The Savior will delight in the fear of the Lord. Is fear something you delight in? Probably not. We should certainly fear God. It is Him we are told to fear, not man (Luke 12:4-5). In contrast to how all other human beings rebel against God, the Savior of mankind will be faithful to Him. He will find deep joy in serving God and obeying His commandments. Because He delights in God, He will have a divine source of power to act righteously. What is your delight? Why do you go to church? What is it that you really want out of it? I am going to speak of four types of people about delighting in God.
Those Who Delight in Themselves
There is a disturbing phenomenon in churches today. I call it me-ism. The way it plays out in the church is that people will say things such as, “I want this or that”, “I want the church to do this”, “I would like to see this happen.” What you hear from this group is “I, I, I,” or “me, me, me.” Some may think to themselves, “I have served this church, I have been here so long, or have given so much.” The thing is that the Church is not about us, but about Jesus Christ. The Church is not about what we want, but about what God wants. There is no room in God’s church for “I” and “me”. If the Church were just a club where we put names on a list and pay our dues, then maybe it would be about us. But the Church is not like that.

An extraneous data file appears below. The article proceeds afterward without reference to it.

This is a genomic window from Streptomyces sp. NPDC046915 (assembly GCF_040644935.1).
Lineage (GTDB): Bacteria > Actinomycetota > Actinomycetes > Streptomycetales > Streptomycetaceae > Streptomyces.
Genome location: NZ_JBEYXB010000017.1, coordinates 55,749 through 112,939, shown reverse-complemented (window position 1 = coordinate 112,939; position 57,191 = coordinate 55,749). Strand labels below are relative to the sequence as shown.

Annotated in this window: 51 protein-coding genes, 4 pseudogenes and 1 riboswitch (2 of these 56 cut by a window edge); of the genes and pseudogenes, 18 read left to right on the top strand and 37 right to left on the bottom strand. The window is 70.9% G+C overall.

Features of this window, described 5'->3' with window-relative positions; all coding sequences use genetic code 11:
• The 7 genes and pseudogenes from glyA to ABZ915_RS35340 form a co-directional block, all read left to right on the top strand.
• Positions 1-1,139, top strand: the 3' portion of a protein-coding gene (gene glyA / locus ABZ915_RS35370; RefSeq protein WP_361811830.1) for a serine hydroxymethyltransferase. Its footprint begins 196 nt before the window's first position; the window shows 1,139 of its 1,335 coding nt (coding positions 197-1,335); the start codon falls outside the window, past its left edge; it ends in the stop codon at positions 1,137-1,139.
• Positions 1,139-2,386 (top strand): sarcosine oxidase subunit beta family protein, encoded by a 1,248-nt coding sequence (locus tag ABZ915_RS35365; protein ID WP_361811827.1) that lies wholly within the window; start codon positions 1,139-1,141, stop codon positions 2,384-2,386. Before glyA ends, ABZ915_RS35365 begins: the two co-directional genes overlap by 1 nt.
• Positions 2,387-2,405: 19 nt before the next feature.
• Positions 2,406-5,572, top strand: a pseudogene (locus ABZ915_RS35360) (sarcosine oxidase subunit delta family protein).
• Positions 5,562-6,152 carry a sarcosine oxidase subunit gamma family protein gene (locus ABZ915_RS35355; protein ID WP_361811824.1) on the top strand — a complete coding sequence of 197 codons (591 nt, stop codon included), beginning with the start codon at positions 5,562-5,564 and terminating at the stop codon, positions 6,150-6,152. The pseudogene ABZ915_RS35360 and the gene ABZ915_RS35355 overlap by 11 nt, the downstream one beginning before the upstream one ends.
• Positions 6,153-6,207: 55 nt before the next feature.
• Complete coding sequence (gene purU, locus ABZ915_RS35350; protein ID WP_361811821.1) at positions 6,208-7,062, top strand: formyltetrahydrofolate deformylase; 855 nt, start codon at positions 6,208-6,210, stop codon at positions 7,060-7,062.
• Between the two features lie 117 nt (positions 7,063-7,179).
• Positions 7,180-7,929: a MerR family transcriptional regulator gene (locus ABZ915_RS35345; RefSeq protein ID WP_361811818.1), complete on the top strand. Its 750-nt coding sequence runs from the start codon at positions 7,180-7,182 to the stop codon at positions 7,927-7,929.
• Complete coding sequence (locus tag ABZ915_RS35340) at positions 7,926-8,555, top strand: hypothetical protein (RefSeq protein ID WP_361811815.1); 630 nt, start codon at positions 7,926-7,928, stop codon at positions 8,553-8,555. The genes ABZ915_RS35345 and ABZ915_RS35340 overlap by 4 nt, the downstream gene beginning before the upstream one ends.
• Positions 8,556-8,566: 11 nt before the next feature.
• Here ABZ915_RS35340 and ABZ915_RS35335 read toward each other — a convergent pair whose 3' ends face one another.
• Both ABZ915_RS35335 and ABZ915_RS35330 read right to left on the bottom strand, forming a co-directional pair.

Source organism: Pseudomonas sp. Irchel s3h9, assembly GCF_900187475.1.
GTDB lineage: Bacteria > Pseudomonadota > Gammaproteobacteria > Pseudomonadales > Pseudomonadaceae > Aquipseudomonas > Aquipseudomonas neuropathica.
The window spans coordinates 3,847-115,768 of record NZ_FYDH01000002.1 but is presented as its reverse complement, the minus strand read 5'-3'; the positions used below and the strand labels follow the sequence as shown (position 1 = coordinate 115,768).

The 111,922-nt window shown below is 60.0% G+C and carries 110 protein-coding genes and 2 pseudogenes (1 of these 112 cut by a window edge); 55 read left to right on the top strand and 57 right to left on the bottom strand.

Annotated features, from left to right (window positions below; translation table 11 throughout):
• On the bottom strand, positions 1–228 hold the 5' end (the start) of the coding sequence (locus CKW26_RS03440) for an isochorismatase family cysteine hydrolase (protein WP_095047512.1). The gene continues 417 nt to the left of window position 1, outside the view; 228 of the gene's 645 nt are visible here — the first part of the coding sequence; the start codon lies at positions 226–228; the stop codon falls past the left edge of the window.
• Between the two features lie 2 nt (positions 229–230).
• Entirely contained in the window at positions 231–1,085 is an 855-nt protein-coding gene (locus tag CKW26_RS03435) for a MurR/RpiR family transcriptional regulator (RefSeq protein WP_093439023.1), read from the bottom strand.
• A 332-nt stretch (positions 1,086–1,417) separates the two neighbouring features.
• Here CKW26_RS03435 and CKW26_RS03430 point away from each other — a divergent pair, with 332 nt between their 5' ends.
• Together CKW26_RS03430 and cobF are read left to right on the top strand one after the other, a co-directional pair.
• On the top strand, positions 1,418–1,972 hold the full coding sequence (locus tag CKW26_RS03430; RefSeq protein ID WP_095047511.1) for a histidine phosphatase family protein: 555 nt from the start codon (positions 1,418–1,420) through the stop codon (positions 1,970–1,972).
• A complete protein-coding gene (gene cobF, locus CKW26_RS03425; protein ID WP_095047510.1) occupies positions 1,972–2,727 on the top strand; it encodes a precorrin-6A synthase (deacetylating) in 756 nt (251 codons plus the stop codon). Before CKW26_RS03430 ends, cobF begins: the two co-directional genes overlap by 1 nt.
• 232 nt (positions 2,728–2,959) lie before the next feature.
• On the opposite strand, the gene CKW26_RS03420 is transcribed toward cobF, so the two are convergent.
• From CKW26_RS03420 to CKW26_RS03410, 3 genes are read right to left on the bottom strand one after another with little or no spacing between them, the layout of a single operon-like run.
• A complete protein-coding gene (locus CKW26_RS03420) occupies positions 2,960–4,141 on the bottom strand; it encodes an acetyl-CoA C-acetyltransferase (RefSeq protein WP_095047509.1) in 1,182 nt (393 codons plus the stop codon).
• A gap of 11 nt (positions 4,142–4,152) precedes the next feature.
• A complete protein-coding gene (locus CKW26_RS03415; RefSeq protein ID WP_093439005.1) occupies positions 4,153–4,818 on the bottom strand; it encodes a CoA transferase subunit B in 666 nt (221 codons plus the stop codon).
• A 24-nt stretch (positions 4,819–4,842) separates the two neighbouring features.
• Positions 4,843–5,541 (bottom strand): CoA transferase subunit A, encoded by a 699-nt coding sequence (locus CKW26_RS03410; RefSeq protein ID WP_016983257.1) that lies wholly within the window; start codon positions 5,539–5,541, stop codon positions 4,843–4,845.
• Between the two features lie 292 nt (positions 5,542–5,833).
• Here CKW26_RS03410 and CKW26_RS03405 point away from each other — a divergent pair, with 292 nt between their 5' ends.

For one thing, the church building is not God’s house. The people who are following Jesus Christ are God’s house. God does not live in buildings made of wood, stone or brick. He dwells in temples made of flesh and blood. The Church is a holy people who are saved from the penalty of their sin, who are called together by God, and who are on mission together to share Jesus Christ. Another thing is that outreach does not happen by waiting for people to come into the church sanctuary or by improving the church grounds. Do you think the family in your neighborhood that is in conflict and does not know Jesus Christ cares about the church building? Do you think the person who is struggling to make ends meet cares how the sanctuary looks? Do you believe the person who is considering suicide right now cares anything about the condition of a cemetery? I am not saying that we should not be good stewards of God’s resources, but that should not take priority over the mission of the Church – to make disciples.